There is so much wrong with this cop’s victim-blaming screed

Cop Sunil Dutta exemplifies what is wrong with police in the U.S.

Topics: Police, Ferguson, brutality, rights, Washington Post, sunil dutta, , ,

There is so much wrong with this cop's victim-blaming screedA man is detained after a standoff between protesters and police Monday, Aug. 18, 2014, in Ferguson, Mo. (Credit: AP/Charlie Riedel)

This morning, the Washington Post published an Op-Ed titled “I’m a cop. If you don’t want to get hurt, don’t challenge me.” Surely, the headline is a quote from someone the writer spoke with, or, maybe, the whole thing is satire?

In fact, the article was written in earnest by Sunil Dutta, an adjunct instructor at Colorado Technical University and police officer with the Los Angeles Police Department. Dutta was inspired by the killing of Michael Brown to write in defense of cops. “Cops are not murderers,” he insists in his third sentence.

The fact is that some cops, just like some people, actually are. Because cops are people.

“Here is the bottom line,” he writes, “if you don’t want to get shot, tased, pepper-sprayed, struck with a baton or thrown to the ground, just do what I tell you. Don’t argue with me, don’t call me names, don’t tell me that I can’t stop you, don’t say I’m a racist pig, don’t threaten that you’ll sue me and take away my badge. Don’t scream at me that you pay my salary, and don’t even think of aggressively walking towards me. Most field stops are complete in minutes. How difficult is it to cooperate for that long?”

Could that be a real paragraph published in the Post?

How about the University of California, Davis, students who sat peacefully as part of the Occupy movement in the middle of campus. When they refused to disperse (because it is their First Amendment right to hold nonviolent demonstrations), was it their fault they were pepper-sprayed because the cops “felt threatened”?

How about when officers held Eric Garner in a chokehold when he objected to their questioning? Was he wrong to scream, “I can’t breathe!” in an attempt to alert the cops he was asthmatic? Is it his fault that he died?



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Or what about when five teenagers were coerced into accompanying the NYPD to the precinct where they were, again, coerced into giving false confessions for beating and raping a female jogger in Central Park? Did they spend 13 years in prison for a crime they didn’t commit because they didn’t cooperate with the interrogating officer?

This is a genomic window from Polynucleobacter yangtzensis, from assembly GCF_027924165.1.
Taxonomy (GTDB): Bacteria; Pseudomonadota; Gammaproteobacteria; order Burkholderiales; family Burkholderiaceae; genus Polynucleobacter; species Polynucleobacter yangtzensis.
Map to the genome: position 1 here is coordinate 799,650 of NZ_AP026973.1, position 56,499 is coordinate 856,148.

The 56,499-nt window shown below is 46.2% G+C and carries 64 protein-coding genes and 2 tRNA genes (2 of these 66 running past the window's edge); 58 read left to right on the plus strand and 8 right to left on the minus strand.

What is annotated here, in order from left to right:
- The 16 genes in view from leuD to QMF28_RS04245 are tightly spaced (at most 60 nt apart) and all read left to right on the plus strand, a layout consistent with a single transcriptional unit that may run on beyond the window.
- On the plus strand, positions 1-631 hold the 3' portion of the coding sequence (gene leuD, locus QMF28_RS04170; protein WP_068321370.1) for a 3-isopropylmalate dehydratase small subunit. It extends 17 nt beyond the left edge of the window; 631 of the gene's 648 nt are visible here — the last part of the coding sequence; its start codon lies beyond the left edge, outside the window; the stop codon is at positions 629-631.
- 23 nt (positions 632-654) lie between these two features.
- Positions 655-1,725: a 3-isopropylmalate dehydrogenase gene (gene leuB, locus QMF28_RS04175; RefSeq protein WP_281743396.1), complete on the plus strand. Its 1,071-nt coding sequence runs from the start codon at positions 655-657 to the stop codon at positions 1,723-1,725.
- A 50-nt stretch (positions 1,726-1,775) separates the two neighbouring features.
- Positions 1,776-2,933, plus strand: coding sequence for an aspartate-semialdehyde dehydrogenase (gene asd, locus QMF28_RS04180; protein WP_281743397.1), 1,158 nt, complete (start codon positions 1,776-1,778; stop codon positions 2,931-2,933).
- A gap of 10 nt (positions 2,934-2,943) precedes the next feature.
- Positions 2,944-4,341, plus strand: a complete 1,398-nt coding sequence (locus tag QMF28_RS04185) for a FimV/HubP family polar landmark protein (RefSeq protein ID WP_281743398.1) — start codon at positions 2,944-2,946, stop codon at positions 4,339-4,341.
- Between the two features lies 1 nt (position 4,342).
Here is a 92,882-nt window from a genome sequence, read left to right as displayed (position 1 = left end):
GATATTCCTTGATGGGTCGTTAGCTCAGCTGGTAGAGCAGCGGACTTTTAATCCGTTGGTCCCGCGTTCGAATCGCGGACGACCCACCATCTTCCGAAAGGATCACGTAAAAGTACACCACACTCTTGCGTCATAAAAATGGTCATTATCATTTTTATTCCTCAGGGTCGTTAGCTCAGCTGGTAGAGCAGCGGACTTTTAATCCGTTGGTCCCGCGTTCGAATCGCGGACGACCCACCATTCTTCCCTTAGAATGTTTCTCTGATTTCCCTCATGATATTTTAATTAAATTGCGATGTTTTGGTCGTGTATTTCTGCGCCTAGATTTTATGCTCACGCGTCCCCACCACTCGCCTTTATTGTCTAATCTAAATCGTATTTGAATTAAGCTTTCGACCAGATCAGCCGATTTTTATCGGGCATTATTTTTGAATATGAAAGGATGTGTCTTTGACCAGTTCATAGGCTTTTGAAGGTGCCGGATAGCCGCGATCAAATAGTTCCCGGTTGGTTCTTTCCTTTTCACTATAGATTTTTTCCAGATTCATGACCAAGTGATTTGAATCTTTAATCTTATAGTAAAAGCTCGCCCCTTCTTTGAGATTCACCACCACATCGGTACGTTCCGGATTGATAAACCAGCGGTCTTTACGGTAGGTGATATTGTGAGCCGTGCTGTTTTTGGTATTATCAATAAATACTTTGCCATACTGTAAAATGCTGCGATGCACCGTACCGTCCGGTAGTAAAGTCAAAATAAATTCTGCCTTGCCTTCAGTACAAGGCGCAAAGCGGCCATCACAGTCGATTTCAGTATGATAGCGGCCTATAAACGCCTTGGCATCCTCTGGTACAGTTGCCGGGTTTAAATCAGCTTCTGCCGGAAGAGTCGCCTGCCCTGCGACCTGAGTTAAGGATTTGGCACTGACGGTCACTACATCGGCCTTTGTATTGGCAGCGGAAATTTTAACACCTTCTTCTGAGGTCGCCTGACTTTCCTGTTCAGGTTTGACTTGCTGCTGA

Of course not.

Dutta admits that he knows some police activities are illegal. “You don’t have to submit to an illegal stop or search,” he says. “You can refuse consent to search your car or home if there’s no warrant (though a pat-down is still allowed if there is cause for suspicion) … Unless the officer has a legal basis to stop and search you, he or she must let you go. Finally, cops are legally prohibited from using excessive force: The moment a suspect submits and stops resisting, the officers must cease use of force.”

I feel a “but” coming …

“But if you believe (or know) that the cop stopping you is violating your rights or is acting like a bully, I guarantee that the situation will not become easier if you show your anger or resentment … Save your anger for later, and channel it appropriately. Do what the officer tells you to and it will end safely for both of you.”

The thing that is so outrageous about this article is that it implies that Michael Brown and other victims of police brutality must have wronged the offending officers in some way. They must have, because cops are so impeccably trained and would never stray from protocol.

Yes, if you are arrested, the ACLU recommends that you cooperate with the police officer and submit to the arrest. The thing is, though, that cops aren’t always right or doofily misguided (i.e., “Whoops, we were wrong. You can go now”). Sometimes, cops, just like other people, make bad decisions. Sometimes cops decide to take unrelated anger out on civilians. Sometimes cops get carried away with the power of their position. Sometimes cops commit crimes.

The problem with institutionalized positions of authority is exactly what Dutta accidentally demonstrated — individuals in dominant social positions think that they are absolved of any criminal or otherwise malevolent impulse just because of their title. We need to change the relationship between police and civilians from one of distrust to one of mutual respect, but given recent events, I don’t know how we could.

Joanna Rothkopf

Joanna Rothkopf is an assistant editor at Salon, focusing on science, health and society. Follow @JoannaRothkopf or email jrothkopf@salon.com.

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